Pooling of the control BMS groups of the 2 cohorts was combined because the baseline and 6-month follow-up data showed no significant differences between the 2 individual BMS groups. Therefore, 3 groups are reported in this study: the combined BMS, the TAXUS-SR, and the TAXUS-MR groups. Discrete variables are displayed as percentages and tested with Fisher exact test. Continuous variables are expressed as mean±SD. Delta values (Δ) for each measurement were calculated as: follow-up − postprocedure. When 3 groups were compared, overall probability values were derived from 1-way ANOVA. Comparisons between postprocedure and 6-month follow-up were performed with a 2-tailed paired t test. A value of P<0.05 was considered statistically significant. To identify potential causative factors responsible for late-acquired ISA, multivariable modeling analyses were performed, including all the conventional preprocedural, periprocedural, and postprocedural factors recorded in the framework of this trial. All covariates were modeled univariately on each outcome, as well as multivariately by use of a stepwise procedure in an appropriate regression model (logistic regression for binary outcomes, linear regression for continuous outcomes). The significance level thresholds for entry and exit of independent variables were set at a value of P=0.1.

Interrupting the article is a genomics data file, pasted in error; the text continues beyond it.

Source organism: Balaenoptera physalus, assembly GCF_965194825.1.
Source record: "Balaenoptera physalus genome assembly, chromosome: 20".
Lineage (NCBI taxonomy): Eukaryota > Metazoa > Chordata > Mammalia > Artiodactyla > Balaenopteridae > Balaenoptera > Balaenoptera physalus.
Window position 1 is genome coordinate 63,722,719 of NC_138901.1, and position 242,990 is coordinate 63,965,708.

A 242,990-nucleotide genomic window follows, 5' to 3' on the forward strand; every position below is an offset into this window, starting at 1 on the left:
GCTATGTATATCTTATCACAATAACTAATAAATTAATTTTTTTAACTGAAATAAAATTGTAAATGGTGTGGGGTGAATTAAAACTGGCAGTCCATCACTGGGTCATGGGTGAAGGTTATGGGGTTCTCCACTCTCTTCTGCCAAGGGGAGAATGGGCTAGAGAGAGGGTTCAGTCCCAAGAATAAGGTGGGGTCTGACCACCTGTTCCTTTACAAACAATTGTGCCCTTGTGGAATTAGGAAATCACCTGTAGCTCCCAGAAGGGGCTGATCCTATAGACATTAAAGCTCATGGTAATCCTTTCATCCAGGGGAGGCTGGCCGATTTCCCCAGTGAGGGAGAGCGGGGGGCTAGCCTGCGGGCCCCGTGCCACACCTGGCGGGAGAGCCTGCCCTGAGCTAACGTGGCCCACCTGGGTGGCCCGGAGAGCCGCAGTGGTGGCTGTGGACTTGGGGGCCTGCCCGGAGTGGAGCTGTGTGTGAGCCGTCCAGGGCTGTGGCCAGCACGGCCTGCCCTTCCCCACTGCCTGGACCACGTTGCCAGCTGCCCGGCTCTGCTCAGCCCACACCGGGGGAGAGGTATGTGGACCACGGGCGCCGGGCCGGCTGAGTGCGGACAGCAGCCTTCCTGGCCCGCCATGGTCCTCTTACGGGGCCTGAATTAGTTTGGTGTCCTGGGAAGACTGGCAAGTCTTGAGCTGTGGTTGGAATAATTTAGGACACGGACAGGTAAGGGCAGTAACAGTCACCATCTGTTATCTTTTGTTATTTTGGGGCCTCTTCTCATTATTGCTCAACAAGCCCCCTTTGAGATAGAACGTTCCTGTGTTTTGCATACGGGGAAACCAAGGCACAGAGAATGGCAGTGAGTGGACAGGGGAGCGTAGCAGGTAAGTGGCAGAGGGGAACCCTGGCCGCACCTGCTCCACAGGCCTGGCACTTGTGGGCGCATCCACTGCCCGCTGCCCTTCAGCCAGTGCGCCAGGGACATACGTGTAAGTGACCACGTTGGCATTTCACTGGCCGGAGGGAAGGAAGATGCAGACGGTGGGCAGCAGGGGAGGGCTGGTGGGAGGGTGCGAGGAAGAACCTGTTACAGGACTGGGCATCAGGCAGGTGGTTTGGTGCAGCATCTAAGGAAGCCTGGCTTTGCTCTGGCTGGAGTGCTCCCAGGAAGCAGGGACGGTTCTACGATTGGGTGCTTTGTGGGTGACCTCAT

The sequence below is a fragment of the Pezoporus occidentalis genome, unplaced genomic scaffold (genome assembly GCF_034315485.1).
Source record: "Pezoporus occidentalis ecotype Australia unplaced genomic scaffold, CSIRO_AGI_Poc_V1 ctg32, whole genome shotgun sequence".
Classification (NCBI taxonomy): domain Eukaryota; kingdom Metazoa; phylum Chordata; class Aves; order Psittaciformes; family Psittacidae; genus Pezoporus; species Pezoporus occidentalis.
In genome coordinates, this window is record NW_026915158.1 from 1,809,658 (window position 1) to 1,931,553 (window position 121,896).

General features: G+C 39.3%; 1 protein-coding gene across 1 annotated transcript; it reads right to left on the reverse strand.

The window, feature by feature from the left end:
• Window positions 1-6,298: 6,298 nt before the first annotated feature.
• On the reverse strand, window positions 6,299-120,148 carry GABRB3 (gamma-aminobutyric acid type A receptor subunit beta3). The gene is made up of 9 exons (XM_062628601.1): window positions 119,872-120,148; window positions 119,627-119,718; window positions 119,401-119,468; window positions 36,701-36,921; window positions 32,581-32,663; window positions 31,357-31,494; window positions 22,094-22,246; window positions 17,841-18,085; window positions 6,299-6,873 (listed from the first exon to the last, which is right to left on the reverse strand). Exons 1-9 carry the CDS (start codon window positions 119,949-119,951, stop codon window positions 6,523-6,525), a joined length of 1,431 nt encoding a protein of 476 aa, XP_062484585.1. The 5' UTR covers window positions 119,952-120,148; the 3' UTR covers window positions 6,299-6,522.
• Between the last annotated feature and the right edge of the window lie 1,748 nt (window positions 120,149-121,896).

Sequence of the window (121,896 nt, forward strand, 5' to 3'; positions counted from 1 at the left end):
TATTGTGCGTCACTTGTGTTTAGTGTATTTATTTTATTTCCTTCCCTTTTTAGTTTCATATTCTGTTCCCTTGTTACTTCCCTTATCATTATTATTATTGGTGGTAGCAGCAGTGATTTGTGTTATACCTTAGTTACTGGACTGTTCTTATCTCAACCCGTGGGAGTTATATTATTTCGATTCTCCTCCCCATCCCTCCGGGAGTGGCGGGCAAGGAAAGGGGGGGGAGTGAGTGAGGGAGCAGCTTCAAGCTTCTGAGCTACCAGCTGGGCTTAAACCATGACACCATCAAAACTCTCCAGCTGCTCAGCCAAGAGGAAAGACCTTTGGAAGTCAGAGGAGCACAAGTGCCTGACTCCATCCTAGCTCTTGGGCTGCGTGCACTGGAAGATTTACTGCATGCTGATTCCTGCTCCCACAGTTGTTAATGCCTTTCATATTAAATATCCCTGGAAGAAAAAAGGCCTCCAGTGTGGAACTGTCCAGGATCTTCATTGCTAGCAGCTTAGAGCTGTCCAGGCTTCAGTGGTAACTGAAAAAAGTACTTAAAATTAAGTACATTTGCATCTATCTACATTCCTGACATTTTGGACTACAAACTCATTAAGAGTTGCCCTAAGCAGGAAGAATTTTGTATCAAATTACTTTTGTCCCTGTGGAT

Of the 536 randomized patients, 469 with serial and visually analyzable IVUS entered this substudy (BMS, 240; SR, 113; MR, 116). The patients’ baseline clinical and procedural characteristics are shown in Table 1. Except for the older age in the SR group (P=0.044), all baseline characteristics were comparable among the 3 groups.
Incidence and Predictors of ISA
The incidence of ISA is shown in Table 2 according to the classification of ISA. Postprocedural ISA was less frequent in the MR group (2.6%) than the other groups (BMS, 7.9%; SR, 11.5%; P=0.028). Of 19 instances of ISA observed after the procedure in the BMS group, 11 (58%) were resolved at 6 months. In the SR group, 8 of 13 (62%) were resolved. All instances of postprocedural ISA were resolved in the MR group. The incidence of late-acquired ISA was similar among the 3 groups, ranging from 5.4% to 9.5%. A multivariate analysis identified lesion length (P=0.0072), unstable angina (P=0.0721), and absence of diabetes (P=0.0832) as predictive factors of late-acquired ISA. The treatment allocation was not retained in the multivariate analysis, with a probability value of P=0.16 in the univariate analysis.
Clinical Outcome of ISA
Table 3 summarizes the clinical outcome of patients who exhibited ISA in comparison with those without ISA. Up to 12 months after deployment of the stents, in both the BMS and TAXUS groups, no differences in adverse clinical event rates were observed between the patients who showed ISA after the procedure and those who did not (Table 3). Similarly, ISA detected at 6-month follow-up was not associated with an excess of adverse event rates at 12-month clinical follow-up in either the BMS or TAXUS group (Table 4). No stent thrombosis was reported in patients diagnosed with ISA.
Quantification of ISA